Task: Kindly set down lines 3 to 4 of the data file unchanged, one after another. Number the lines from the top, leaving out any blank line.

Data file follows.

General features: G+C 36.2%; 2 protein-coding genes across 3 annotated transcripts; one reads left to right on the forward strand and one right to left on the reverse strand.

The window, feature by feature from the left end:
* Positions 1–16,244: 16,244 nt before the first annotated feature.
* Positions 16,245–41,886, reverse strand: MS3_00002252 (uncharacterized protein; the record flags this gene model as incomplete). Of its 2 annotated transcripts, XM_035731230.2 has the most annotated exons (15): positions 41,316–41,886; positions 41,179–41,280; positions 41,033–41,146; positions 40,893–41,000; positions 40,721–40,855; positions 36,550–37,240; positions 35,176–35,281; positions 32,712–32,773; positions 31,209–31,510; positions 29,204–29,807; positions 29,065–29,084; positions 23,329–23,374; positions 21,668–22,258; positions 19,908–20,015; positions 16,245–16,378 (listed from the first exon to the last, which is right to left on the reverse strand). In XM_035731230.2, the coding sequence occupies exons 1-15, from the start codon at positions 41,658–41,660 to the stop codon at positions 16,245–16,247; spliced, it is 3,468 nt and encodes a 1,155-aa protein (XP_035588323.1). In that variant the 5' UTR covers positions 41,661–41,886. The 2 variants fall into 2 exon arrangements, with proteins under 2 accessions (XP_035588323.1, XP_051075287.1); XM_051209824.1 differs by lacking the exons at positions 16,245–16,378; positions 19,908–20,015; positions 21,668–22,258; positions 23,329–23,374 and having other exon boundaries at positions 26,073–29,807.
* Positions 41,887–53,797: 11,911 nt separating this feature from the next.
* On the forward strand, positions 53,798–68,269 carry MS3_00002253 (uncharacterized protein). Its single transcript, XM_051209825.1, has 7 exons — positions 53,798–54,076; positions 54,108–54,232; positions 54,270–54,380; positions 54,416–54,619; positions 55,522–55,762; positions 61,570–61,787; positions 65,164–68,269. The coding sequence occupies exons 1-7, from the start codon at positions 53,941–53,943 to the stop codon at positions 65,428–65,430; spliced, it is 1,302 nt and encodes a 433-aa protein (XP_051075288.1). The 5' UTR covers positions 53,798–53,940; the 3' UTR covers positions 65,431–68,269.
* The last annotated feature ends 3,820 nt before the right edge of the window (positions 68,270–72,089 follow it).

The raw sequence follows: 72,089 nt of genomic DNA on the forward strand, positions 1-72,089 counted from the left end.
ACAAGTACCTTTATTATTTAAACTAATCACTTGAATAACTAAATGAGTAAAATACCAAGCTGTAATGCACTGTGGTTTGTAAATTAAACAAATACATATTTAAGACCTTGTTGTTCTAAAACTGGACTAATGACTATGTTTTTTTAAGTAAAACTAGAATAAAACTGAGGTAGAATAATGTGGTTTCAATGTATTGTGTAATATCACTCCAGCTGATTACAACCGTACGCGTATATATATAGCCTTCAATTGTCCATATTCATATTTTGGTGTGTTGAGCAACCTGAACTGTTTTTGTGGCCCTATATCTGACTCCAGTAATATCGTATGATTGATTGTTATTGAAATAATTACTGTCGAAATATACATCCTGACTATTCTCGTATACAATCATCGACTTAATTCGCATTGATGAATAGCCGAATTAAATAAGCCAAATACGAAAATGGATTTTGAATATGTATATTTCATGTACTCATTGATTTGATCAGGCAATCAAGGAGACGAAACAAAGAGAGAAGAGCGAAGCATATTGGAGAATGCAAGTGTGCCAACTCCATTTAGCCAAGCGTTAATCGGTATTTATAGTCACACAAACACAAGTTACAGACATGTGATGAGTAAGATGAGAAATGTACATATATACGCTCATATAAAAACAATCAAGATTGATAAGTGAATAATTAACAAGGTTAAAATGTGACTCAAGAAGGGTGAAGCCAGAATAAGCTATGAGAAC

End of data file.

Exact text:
* Positions 1–16,244: 16,244 nt before the first annotated feature.
* Positions 16,245–41,886, reverse strand: MS3_00002252 (uncharacterized protein; the record flags this gene model as incomplete). Of its 2 annotated transcripts, XM_035731230.2 has the most annotated exons (15): positions 41,316–41,886; positions 41,179–41,280; positions 41,033–41,146; positions 40,893–41,000; positions 40,721–40,855; positions 36,550–37,240; positions 35,176–35,281; positions 32,712–32,773; positions 31,209–31,510; positions 29,204–29,807; positions 29,065–29,084; positions 23,329–23,374; positions 21,668–22,258; positions 19,908–20,015; positions 16,245–16,378 (listed from the first exon to the last, which is right to left on the reverse strand). In XM_035731230.2, the coding sequence occupies exons 1-15, from the start codon at positions 41,658–41,660 to the stop codon at positions 16,245–16,247; spliced, it is 3,468 nt and encodes a 1,155-aa protein (XP_035588323.1). In that variant the 5' UTR covers positions 41,661–41,886. The 2 variants fall into 2 exon arrangements, with proteins under 2 accessions (XP_035588323.1, XP_051075287.1); XM_051209824.1 differs by lacking the exons at positions 16,245–16,378; positions 19,908–20,015; positions 21,668–22,258; positions 23,329–23,374 and having other exon boundaries at positions 26,073–29,807.